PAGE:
When one looks back at Team Fortress Classic, the most noticeable element is that the game is more in line with a traditional military-based shooter, as opposed to the colourful, hat-simulating sequel we play today. However, while it may not be as charming as today’s releases, it more than holds it own based on mechanics alone.
So let’s take a moment and trace the history of this game, which serves as one of the most persistently successful Half Life and Quake mods of all time.
As a brief intro, Team Fortress started its life as a Quake mod in 1996, and was designed by Robin Walker, John Cook and Ian Caughley. The game proved extremely popular with players, leading to the eventual idea that a stand alone Team Fortress game would be created. As the designers began working on the development, and promotion, of the game, Valve Software (known for their 1997 hit, Half Life), hired the team to make the sequel for them. Before development of the sequel began, however, the team ported their mod over to the Half Life engine (which was a heavily modified Quake engine), and in 1999, Team Fortress Classic was released.
Historically, Team Fortress is perhaps one of the most enduring and influential games of all time, and I am not just saying that for dramatic effect. Let’s look at many of the firsts that Team Fortress managed to achieve.
Primarily, Team Fortress ushered in the era of the class-based shooter. Previously, when one partook in a multiplayer deathmatch, or team deathmatch, the differences between your characters were cosmetic at best. Sure some people were red, and some were blue, but there was very little to differentiate between you and anyone else. You were, after all, just running around firing the same weapons as your enemies and teammates.
Team Fortress, however, presented the idea that each team would be made up of unique characters, each with their own unique abilities. While this idea had been popular in genres such as the RPG or strategy game, it had never really been attempted in terms of the first person shooter. Thus the idea of having a dedicated medic, soldier, sniper, etc. was a new and exciting gamble. And boy, did that gamble pay off. Team Fortress Classic was, in its early life, the second most played online game, second only to Counter Strike (another Half Life mod).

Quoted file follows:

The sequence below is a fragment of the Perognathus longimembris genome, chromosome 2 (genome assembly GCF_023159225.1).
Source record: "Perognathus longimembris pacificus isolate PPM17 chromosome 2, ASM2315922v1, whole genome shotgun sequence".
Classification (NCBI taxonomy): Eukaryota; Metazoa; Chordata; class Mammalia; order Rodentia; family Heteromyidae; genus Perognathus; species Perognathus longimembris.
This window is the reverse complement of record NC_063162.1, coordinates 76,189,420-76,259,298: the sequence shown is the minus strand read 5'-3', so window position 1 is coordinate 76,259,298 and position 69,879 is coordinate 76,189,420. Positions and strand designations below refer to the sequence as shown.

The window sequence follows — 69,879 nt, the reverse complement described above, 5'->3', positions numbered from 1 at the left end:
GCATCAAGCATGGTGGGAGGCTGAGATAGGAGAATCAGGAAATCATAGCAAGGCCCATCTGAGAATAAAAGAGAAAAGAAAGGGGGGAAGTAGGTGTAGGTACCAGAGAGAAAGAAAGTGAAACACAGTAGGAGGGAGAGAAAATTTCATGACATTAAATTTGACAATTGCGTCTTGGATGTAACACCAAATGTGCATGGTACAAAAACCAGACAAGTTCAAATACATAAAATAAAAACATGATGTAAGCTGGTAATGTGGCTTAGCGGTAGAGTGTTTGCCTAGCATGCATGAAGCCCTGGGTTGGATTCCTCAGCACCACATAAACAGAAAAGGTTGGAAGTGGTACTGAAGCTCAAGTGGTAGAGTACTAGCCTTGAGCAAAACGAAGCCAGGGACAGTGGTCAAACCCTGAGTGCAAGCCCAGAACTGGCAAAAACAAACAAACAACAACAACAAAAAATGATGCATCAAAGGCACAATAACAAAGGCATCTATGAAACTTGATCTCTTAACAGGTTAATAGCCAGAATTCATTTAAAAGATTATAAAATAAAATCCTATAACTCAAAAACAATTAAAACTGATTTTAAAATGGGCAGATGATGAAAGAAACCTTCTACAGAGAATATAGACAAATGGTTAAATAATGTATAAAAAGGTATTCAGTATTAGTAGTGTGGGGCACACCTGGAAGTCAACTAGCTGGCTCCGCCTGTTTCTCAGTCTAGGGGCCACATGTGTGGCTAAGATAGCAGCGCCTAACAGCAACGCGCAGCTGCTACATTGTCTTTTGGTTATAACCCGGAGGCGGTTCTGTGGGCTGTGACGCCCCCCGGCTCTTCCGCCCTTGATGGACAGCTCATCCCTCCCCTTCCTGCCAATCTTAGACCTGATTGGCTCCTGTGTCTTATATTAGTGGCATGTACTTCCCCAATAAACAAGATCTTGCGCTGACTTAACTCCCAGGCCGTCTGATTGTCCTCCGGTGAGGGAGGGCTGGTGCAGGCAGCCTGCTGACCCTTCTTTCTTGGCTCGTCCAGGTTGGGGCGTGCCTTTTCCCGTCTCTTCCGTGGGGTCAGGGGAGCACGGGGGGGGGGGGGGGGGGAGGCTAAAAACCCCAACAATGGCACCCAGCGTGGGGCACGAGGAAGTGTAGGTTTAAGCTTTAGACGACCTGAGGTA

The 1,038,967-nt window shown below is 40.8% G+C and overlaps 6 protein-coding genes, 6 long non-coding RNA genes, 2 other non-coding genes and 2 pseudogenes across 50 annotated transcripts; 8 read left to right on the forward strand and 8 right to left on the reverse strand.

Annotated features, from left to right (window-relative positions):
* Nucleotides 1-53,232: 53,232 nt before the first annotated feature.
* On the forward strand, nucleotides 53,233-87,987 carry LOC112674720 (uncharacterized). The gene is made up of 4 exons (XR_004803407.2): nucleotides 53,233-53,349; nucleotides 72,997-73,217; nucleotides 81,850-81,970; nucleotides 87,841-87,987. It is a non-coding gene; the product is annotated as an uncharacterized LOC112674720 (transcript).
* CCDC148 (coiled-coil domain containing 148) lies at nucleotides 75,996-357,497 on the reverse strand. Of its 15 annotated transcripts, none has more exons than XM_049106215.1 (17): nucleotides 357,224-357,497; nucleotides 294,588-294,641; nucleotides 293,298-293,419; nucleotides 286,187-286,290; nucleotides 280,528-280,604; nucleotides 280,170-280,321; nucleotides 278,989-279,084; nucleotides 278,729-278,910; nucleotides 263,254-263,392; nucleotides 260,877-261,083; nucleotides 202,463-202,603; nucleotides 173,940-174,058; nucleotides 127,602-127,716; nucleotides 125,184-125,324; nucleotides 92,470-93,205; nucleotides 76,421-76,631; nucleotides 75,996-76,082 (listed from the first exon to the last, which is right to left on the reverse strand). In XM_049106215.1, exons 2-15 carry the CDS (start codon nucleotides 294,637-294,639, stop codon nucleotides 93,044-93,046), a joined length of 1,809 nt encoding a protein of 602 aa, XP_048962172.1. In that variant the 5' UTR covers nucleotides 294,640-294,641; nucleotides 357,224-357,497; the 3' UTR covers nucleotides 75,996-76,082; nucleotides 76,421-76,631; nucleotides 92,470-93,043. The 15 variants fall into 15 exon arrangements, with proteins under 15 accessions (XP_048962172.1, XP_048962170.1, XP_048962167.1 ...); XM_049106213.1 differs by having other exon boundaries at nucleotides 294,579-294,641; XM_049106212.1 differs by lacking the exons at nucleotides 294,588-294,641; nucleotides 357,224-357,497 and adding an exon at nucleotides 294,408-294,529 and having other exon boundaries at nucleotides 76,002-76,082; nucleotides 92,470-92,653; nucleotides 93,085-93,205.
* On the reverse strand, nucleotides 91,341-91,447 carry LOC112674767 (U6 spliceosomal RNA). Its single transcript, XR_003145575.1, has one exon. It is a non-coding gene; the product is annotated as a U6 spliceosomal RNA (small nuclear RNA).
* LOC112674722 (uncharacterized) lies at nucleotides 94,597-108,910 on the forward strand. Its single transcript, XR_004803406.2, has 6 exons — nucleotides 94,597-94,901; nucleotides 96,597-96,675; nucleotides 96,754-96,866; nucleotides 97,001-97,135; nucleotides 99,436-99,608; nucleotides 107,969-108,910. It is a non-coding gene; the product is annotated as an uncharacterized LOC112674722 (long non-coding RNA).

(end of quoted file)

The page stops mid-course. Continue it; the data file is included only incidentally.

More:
The ability to play as different classes provided an opportunity for expanded replayability. While a traditional FPS game essentially follows the same gameplay routine of getting a gun and running around shooting as quickly as possible, Team Fortress allowed you to do much more. All of a sudden you could play as a spy, who had the ability to disguise oneself as a member of the enemy team, thus allowing stealth kills. If you got tired of sneaking around, you could play as the defensively focused engineer, who has the ability to build turrets and defends one flag. It was this variety of play style within the game which kept bringing people back. And it is a variety that class-based games such as Call of Duty, Battlefield, etc. owe a debt too.
By allowing different class types, the game also allowed a personification of oneself within a first person shooter. An allegiance to specific classes by players was, and still is, a common occurrence in the world of online gaming. People will spend hours online debating the merits of each class, or simply come together to revel in the fact that being a spy kicks ass.
It should also be noted that the game heralded the first appearance of the head shot. Yes, Team Fortress, an independently release mod, was the first to ever include the headshot in a first person shooter. So next time you hear “boom headshot,” you have Team Fortress to thank.
Overall, Team Fortress was, and is, a tour de force. While aesthetically it does not resemble the Team Fortress we are used to today, it is the defining blueprint for multiplayer-focused first person shooters that came after it. While Doom and Quake may have perfected the chaos that is first-person shooter, Team Fortress refined and transformed this chaos into an art. Go on and give it a download, you can still find it on Steam today.